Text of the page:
On September 10, 2015, the National Association of Manufacturers (NAM), wrote to USTR expressing alarm at the European Union support of an indefinite extension of a WTO waiver of obligations to grant patents on pharmaceuticals for UN defined least developed countries (LDCs). In 2015, there were 954 million persons living in LDCs, with a per capita income of $964, according to the World Bank. The EU had aligned itself with health advocates trying to protect the bottom billion access to life saving medicines.
On September 21st, 2016, the Office of the United States Trade Representative (USTR) released 72 pages of correspondence in response to a FOIA request submitted by Knowledge Ecology International (KEI) on September 16, 2015 for
all notes and correspondence between the Office of the US Trade Representative and any non-government person or entity regarding the World Trade Organization’s (WTO) Trade-Related Aspects of Intellectual Property Rights (TRIPS) Council and the proposed Least Developed Country (LDC) request for an extension of the transitional period in the TRIPS Agreement for pharmaceutical products.
Contained in the 72 pages of correspondence is a letter dated September 10, 2015, from Linda Dempsey (Vice President, International Economic Affairs, National Association of Manufacturers, NAM) to two USTR officials, Chris Wilson (Deputy Chief of Mission to the WTO) and George York (Deputy Assistant USTR for Intellectual Property and Innovation at USTR) opposing the request by least-developed Members of the WTO for an extension of the transitional period under Article 66.1 of the TRIPS Agreement for Least Developed Countries with respect to Pharmaceutical Products, and for waivers from the obligation of Articles 70.8 and 70.9 of the TRIPS Agreement for as long as a WTO member remained a least developed country.
On September 10, 2015, the European Commission released a statement providing unequivocal support for the LDC position:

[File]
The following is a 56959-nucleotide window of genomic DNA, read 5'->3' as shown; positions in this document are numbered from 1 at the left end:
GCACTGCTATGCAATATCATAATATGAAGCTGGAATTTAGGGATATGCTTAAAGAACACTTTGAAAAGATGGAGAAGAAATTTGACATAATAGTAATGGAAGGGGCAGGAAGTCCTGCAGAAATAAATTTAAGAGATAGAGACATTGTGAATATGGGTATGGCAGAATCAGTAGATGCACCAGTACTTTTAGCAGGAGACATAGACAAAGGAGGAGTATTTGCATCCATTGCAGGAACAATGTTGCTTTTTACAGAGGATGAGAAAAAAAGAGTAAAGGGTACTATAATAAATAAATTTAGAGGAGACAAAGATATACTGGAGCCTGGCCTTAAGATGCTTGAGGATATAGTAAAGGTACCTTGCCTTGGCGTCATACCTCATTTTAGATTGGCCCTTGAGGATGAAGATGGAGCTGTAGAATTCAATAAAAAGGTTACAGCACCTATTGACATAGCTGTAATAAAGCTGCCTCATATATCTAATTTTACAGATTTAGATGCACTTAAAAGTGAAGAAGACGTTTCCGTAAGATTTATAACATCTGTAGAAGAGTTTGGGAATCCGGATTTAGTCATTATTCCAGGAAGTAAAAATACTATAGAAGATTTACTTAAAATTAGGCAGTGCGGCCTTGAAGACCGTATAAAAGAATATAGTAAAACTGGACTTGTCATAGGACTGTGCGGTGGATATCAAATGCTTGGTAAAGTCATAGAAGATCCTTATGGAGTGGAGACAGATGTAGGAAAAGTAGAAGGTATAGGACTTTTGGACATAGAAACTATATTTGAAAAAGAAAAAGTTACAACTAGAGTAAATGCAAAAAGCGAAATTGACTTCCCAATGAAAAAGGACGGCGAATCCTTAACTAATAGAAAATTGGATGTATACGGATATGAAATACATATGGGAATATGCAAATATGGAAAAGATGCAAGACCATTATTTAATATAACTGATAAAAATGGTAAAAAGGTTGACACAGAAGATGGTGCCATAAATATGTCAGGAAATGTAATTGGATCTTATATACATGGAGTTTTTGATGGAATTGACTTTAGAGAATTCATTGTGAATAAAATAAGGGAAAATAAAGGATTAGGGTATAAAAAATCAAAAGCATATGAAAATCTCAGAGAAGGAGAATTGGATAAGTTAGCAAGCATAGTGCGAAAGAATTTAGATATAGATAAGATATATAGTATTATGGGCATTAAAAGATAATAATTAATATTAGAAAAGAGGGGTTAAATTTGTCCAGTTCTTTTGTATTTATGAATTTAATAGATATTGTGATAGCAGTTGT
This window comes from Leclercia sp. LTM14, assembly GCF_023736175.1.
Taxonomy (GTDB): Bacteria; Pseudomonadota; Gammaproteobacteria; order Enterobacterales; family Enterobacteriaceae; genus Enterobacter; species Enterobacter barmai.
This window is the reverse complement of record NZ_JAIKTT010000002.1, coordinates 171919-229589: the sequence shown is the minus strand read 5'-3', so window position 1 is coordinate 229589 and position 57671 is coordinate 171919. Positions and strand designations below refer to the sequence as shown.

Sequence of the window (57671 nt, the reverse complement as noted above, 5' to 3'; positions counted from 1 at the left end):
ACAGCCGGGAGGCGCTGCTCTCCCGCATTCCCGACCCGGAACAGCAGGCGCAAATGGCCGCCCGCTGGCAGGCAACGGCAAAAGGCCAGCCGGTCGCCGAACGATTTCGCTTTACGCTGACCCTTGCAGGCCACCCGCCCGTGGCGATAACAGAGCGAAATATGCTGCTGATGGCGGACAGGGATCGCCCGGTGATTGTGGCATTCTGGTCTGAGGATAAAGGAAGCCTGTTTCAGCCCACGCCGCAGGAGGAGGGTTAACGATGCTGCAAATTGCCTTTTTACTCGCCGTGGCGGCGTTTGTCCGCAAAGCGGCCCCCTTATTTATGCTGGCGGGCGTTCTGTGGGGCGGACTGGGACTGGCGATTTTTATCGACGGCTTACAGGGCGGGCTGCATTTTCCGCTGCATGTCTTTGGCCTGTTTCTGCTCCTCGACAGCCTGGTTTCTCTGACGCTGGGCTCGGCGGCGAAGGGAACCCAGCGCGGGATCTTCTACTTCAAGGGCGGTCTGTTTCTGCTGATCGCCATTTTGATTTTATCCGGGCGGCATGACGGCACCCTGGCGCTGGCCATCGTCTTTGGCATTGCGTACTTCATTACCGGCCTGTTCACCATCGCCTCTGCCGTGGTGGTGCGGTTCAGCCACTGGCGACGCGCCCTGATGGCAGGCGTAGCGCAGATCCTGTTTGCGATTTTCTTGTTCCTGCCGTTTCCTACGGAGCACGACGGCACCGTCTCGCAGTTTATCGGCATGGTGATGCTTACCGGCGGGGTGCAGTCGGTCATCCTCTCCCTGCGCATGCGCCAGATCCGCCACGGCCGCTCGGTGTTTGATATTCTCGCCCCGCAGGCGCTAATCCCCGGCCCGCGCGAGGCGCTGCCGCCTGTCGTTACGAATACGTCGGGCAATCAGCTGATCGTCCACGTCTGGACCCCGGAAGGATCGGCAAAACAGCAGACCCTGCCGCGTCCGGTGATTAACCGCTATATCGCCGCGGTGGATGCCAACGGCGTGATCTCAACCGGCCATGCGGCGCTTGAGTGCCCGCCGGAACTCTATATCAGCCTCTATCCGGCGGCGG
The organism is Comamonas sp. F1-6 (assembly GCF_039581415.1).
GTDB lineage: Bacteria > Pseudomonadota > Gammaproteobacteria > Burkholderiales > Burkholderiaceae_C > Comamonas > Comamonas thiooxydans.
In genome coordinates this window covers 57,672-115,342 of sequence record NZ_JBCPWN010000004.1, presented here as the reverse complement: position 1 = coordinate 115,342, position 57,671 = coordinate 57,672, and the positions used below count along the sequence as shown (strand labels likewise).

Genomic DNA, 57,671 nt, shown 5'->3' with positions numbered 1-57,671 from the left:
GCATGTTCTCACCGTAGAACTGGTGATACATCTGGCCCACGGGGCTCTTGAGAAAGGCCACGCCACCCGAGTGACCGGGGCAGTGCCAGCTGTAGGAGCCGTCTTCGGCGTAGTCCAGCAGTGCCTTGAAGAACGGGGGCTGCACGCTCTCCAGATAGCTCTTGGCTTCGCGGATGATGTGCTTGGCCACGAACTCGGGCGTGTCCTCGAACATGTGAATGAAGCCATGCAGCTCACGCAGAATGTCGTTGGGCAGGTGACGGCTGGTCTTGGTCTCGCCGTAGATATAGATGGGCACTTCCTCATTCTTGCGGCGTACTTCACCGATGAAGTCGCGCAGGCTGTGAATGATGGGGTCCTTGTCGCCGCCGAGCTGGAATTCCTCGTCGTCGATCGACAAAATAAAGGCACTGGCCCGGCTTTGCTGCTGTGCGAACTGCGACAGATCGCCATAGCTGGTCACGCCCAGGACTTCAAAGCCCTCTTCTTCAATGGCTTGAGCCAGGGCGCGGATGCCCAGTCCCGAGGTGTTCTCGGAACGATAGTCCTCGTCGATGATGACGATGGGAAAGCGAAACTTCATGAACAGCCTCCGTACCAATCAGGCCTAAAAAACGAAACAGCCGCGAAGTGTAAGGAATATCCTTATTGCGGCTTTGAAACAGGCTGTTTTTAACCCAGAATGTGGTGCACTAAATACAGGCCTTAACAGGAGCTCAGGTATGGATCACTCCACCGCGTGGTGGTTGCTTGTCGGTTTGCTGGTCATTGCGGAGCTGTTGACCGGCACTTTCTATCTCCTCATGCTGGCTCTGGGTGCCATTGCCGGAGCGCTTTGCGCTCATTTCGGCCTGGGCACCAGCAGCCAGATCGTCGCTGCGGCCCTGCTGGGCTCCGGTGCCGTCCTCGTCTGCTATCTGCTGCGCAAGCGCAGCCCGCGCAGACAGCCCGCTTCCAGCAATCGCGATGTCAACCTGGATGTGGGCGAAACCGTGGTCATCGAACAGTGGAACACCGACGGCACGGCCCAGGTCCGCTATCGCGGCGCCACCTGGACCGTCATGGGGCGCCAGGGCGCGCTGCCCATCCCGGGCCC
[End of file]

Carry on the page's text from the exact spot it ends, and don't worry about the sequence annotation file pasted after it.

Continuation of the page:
“The Commission agreed to support the least developed countries’ call for easier access to cheaper medicines by means of an indefinite exemption from World Trade Organization (WTO) intellectual property rules for pharmaceuticals.
Commissioner Malmström said: “The poorest countries of the world need effective access to medicines. Although patents stimulate innovation in developed and emerging economies, intellectual property rules should be a non-issue when the world’s poorest are in need of treatment. This exemption will give the least developed countries the necessary legal certainty to procure or to produce generic medicines. I am confident that the Council will support this approach, and that the EU will take the lead in the WTO in this field.”
The WTO granted a time-limited exemption before to these countries, but the Commission believes that extending it indefinitely would give legal certainty for long-term supply as well as enhance local production of much-needed medicines (Source: European Commission Press Release, European Commission supports better access to medicines in poorest countries, September 10, 2015, http://europa.eu/rapid/press-release_IP-15-5620_en.htm)
In Dempsey’s communication (sent on the day the EU released its position on the LDC waiver) to USTR (copying USTR’s Probir Mehta, General Electric’s Thaddeus Burns and NAM’s Ken Monahan), Dempsey remarked:
“The NAM’s International Intellectual Property Task Force (chaired by Thaddeus) met with Probir today on trade secrets. Of course, the EU’s very disturbing announcement about an indefinite exemption for LDCs came up and Probir suggested we reach out to you.”
Dempsey indicated NAM’s opposition to the LDC request (backed by the European Union) of an indefinite exemption for LDCs for TRIPS obligations on pharmaceuticals. Dempsey noted that while her industry “tolerated extensions of the commitments extended into by these countries”, she characterized the EU’s support of the LDC position as “making a mockery of the international trading system.”